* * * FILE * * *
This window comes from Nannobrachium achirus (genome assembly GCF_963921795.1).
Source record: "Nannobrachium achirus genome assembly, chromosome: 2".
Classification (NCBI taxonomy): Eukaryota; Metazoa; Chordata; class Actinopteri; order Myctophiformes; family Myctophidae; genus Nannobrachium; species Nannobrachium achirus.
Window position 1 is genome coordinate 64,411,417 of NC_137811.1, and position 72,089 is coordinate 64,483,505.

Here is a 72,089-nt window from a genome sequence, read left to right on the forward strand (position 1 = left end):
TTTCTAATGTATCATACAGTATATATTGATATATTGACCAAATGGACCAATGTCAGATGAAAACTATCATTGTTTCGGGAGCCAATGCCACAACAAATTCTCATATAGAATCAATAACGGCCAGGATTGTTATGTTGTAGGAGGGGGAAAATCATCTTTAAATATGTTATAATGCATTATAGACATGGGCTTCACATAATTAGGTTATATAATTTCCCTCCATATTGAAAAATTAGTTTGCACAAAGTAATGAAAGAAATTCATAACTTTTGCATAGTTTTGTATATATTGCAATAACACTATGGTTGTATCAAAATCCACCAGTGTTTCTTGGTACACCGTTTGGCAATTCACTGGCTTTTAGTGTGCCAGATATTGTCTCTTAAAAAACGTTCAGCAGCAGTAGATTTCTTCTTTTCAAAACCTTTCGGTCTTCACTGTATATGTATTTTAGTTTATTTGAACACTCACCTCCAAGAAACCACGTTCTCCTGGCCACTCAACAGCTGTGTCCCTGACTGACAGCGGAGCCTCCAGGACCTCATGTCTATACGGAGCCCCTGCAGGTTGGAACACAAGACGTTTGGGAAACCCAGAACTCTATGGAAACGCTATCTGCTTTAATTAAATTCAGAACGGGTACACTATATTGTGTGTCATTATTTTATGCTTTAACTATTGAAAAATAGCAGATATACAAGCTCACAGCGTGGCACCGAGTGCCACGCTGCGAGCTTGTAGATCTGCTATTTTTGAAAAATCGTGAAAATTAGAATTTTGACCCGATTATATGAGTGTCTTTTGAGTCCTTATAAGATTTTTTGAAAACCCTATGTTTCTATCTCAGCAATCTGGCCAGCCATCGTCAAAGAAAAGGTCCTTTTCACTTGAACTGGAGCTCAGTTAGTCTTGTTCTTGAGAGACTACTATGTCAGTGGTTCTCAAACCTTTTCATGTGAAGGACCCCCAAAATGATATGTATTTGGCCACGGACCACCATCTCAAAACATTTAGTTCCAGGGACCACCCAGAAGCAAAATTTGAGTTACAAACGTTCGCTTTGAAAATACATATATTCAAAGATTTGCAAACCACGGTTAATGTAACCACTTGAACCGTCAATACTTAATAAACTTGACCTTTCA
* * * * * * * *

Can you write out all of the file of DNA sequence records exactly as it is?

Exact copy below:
This window comes from Nannobrachium achirus (genome assembly GCF_963921795.1).
Source record: "Nannobrachium achirus genome assembly, chromosome: 2".
Classification (NCBI taxonomy): Eukaryota; Metazoa; Chordata; class Actinopteri; order Myctophiformes; family Myctophidae; genus Nannobrachium; species Nannobrachium achirus.
Window position 1 is genome coordinate 64,411,417 of NC_137811.1, and position 72,089 is coordinate 64,483,505.

Here is a 72,089-nt window from a genome sequence, read left to right on the forward strand (position 1 = left end):
TTTCTAATGTATCATACAGTATATATTGATATATTGACCAAATGGACCAATGTCAGATGAAAACTATCATTGTTTCGGGAGCCAATGCCACAACAAATTCTCATATAGAATCAATAACGGCCAGGATTGTTATGTTGTAGGAGGGGGAAAATCATCTTTAAATATGTTATAATGCATTATAGACATGGGCTTCACATAATTAGGTTATATAATTTCCCTCCATATTGAAAAATTAGTTTGCACAAAGTAATGAAAGAAATTCATAACTTTTGCATAGTTTTGTATATATTGCAATAACACTATGGTTGTATCAAAATCCACCAGTGTTTCTTGGTACACCGTTTGGCAATTCACTGGCTTTTAGTGTGCCAGATATTGTCTCTTAAAAAACGTTCAGCAGCAGTAGATTTCTTCTTTTCAAAACCTTTCGGTCTTCACTGTATATGTATTTTAGTTTATTTGAACACTCACCTCCAAGAAACCACGTTCTCCTGGCCACTCAACAGCTGTGTCCCTGACTGACAGCGGAGCCTCCAGGACCTCATGTCTATACGGAGCCCCTGCAGGTTGGAACACAAGACGTTTGGGAAACCCAGAACTCTATGGAAACGCTATCTGCTTTAATTAAATTCAGAACGGGTACACTATATTGTGTGTCATTATTTTATGCTTTAACTATTGAAAAATAGCAGATATACAAGCTCACAGCGTGGCACCGAGTGCCACGCTGCGAGCTTGTAGATCTGCTATTTTTGAAAAATCGTGAAAATTAGAATTTTGACCCGATTATATGAGTGTCTTTTGAGTCCTTATAAGATTTTTTGAAAACCCTATGTTTCTATCTCAGCAATCTGGCCAGCCATCGTCAAAGAAAAGGTCCTTTTCACTTGAACTGGAGCTCAGTTAGTCTTGTTCTTGAGAGACTACTATGTCAGTGGTTCTCAAACCTTTTCATGTGAAGGACCCCCAAAATGATATGTATTTGGCCACGGACCACCATCTCAAAACATTTAGTTCCAGGGACCACCCAGAAGCAAAATTTGAGTTACAAACGTTCGCTTTGAAAATACATATATTCAAAGATTTGCAAACCACGGTTAATGTAACCACTTGAACCGTCAATACTTAATAAACTTGACCTTTCA